For a visual to accompany this thought: imagine an aerial view of those 20 houses as you watch 19 people simultaneously walk over to vent their a/c unit, as simply as if they were opening the valve on a backyard propane grill.
Not that people in the HVAC trade are necessarily purposely venting (though some do), but if only about 5 percent of all HCFC and HFC refrigerants are being brought in for reclamation, then where else could this stuff be going?
Unfortunately, a tiny percentage is going into people’s lungs. It’s a practice known as huffing, and almost every summer there is one tragic story of an uninformed technician found dead as a result of an attempt to get high on refrigerant. However, huffing is not a rampant problem in the industry, because it only takes once to have a very lethal experience. To say the least, huffing is not popular among service technicians.
So, where else could this stuff be going?
It would be nice to think that a/c systems simply don’t leak, but the truth is that almost all of them do, at least at some point toward the end of their life span. However, the systems seldom release an entire charge before a slow leak is detected by a service company. Right? At the tender age of 18, I do remember standing on my father’s back porch yelling at him to get off the phone because his air conditioner was on fire. He stormed outside, first enraged that I had interrupted his phone conversation; then, laughed himself silly watching me run for the garden hose to douse his outdoor unit. Hmmm, perhaps he needed a better service contract.
A cadre of assorted thieves with hacksaws and crowbars will no doubt show up at a few apartment complexes in metropolitan areas in search of precious metals - mostly copper. The scoundrels are never concerned with the affect of cracking the lines open to the atmosphere, but still, it doesn’t seem that millions of pounds of refrigerant are escaping at the hands of those thieves. OK. Let’s give the bad guys the benefit of the doubt - a million pounds.
HOW MUCH IS TOO MUCH?So, if huffing is minimal, and not many units are catching on fire (escaping gas looks like smoke to an 18-year-old Neanderthal), and the thieves are having a slow year because of the recession, then where is the rest of this stuff going?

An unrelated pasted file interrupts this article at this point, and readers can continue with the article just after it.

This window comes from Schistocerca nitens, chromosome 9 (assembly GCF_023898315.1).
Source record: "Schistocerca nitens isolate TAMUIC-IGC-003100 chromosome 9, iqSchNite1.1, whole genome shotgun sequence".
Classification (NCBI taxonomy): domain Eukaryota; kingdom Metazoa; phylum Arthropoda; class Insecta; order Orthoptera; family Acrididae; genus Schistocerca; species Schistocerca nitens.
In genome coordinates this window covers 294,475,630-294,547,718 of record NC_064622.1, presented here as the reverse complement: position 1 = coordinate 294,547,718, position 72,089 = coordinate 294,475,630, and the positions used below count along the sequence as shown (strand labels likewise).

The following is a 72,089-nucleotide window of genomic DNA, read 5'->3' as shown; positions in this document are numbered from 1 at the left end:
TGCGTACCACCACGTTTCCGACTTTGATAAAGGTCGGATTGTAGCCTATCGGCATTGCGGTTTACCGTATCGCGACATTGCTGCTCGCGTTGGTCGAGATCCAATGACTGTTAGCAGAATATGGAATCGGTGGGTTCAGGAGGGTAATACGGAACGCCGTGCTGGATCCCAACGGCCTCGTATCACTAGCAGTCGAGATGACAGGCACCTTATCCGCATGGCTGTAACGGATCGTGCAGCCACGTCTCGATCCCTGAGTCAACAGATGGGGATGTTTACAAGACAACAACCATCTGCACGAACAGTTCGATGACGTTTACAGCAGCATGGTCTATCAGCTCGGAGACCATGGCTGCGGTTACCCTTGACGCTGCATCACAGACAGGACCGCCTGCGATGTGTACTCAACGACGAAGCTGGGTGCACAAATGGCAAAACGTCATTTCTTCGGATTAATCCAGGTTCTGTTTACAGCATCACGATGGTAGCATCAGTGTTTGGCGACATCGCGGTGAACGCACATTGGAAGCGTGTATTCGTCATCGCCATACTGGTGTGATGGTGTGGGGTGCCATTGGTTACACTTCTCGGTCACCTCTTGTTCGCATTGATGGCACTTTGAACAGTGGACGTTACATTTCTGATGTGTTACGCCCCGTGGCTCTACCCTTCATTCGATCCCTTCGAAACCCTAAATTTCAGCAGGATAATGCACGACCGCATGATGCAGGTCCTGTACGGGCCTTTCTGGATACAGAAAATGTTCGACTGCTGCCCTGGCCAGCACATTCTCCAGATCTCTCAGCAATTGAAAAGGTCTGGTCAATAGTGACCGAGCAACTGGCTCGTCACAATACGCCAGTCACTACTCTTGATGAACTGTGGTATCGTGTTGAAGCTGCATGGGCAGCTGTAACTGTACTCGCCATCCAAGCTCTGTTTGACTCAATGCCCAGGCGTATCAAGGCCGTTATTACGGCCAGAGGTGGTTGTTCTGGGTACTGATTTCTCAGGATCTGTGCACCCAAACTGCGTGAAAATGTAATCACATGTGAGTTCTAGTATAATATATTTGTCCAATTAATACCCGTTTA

If I were a technician, reading through the EPA’s website, I might think it is OK to allow a leaking system to continue operating without repair, given certain conditions, such as “acceptable leak rates.”
According to the EPA website: “Owners or operators of refrigeration and air conditioning equipment with refrigerant charges greater than 50 pounds are required to repair leaks within 30 days when those leaks result in the loss of more than a certain percentage of the equipment’s refrigerant charge over a year. For the commercial (e.g., grocery stores and warehouses) and industrial process refrigeration sectors, leaks must be repaired within 30 days when the equipment leaks at a rate that would release 35 percent or more of the charge over a year. For all other sectors, including comfort cooling (such as building chillers), leaks must be repaired when the appliance leaks at a rate that would release 15 percent or more of the charge over a year.
The leak repair regulations do not apply to refrigeration and air conditioning equipment with refrigerant charge sizes less than 50 pounds (such as residential split air conditioning systems). However, smaller equipment is not exempt from the refrigerant venting prohibition. EPA regulations prohibit the intentional release of all refrigerants during the maintenance, service, repair, or disposal of air conditioning and refrigeration equipment.”
I understand what the EPA is getting at, but maybe it is not such a good idea to allow a little bit of system leakage. My experience is that a little always leads to a lot.
Hmm, maybe that’s where all that stuff is going?
MURPHY’S LAW: Give somebody an inch, they might take a mile.
Publication date: 07/12/2010